9. Buy a wind farm! Ok not a whole one, but Ripple allows you to invest in a wind farm and get money off in your energy bill, earlier this year I invested £1,100 in a new wind farm and also invested via Seedrs. This new wind farm is being built in Scotland and once it goes live next year it will pay for the investment and more over the ~25 years lifespan of the windfarm. Whilst the Scottish wind farm I invested in is now closed for new investors the next project is about to open, and here is my referral link : 

Yes all of these do need an investment of one degree or another, but to be no longer tied to energy prices you have no control over, or to know exactly what it’s going to fuel your car for the next year, or free!,  allows a degree of certainty that can never be delivered by governments dependent on the income stream from fossil fuels, oh and all of the above help you save the planet as a nice aside. 

I will post a YouTube video showing all the kit and how we got to this stage, let me know what questions you have and I’ll do all I can help. Keep in mind there is a huge upsurge in demand for solar panels, batteries at this time.

Last night our energy company paid us for electricity! Today we get paid to drive, shower, cook and power our home.

It was about 4pm on Saturday 15th February 2020 a post of my Facebook feed showed a picture of negative energy pricing for later that night. Essentially people on an energy tariff called Agile from Octopus were going to be PAID to use electricity overnight.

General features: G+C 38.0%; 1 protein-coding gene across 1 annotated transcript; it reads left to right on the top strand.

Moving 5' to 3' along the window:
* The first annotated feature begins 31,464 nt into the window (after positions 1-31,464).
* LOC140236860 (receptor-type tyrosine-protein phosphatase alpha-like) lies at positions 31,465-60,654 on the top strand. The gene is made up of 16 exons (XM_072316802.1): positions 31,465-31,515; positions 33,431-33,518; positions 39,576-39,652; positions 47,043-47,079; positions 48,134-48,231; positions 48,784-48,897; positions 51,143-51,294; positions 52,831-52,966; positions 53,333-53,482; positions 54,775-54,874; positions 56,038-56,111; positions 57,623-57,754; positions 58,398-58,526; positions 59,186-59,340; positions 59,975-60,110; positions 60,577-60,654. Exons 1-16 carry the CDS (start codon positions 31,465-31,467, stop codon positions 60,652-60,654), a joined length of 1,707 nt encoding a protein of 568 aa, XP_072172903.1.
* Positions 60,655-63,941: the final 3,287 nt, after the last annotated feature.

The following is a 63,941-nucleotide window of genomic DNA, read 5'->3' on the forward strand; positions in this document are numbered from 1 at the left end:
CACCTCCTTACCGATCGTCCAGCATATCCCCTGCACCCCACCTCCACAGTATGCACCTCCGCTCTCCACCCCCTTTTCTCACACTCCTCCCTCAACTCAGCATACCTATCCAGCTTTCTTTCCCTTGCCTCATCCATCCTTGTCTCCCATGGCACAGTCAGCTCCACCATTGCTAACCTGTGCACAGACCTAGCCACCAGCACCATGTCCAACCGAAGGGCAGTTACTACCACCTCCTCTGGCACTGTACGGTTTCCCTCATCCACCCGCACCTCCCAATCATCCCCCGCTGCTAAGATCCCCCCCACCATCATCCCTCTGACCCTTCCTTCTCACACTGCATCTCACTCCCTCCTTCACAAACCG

Octopus Agile Tariff 16/2/2020

Our family has been on the Octopus Go tariff since we installed more solar panels and battery storage in spring 2019.

With the Octopus Go tariff you pay 14.9p per kWh for 20 hours a day and then between 00:30 and 04:30 that drops to 5p per kWh. So every night both electric cars are charged, the Tesla Powerwall 2 battery charges and the Mixergy Hot Water tank heats to 100%.

However with Octopus Agile tariff the cost of electricity varies throughout the day in half hour segments. It can be as cheap as 1p per kWh overnight but at peak times this can leap top over 25p per kWh. So to maximise Agile you need to be able to vary when you use electricity, either use smart devices or set appliances to come on when the cost is cheap. Having battery storage allows us to store energy when it is cheap and avoid having to pay when the cost per kWh is high.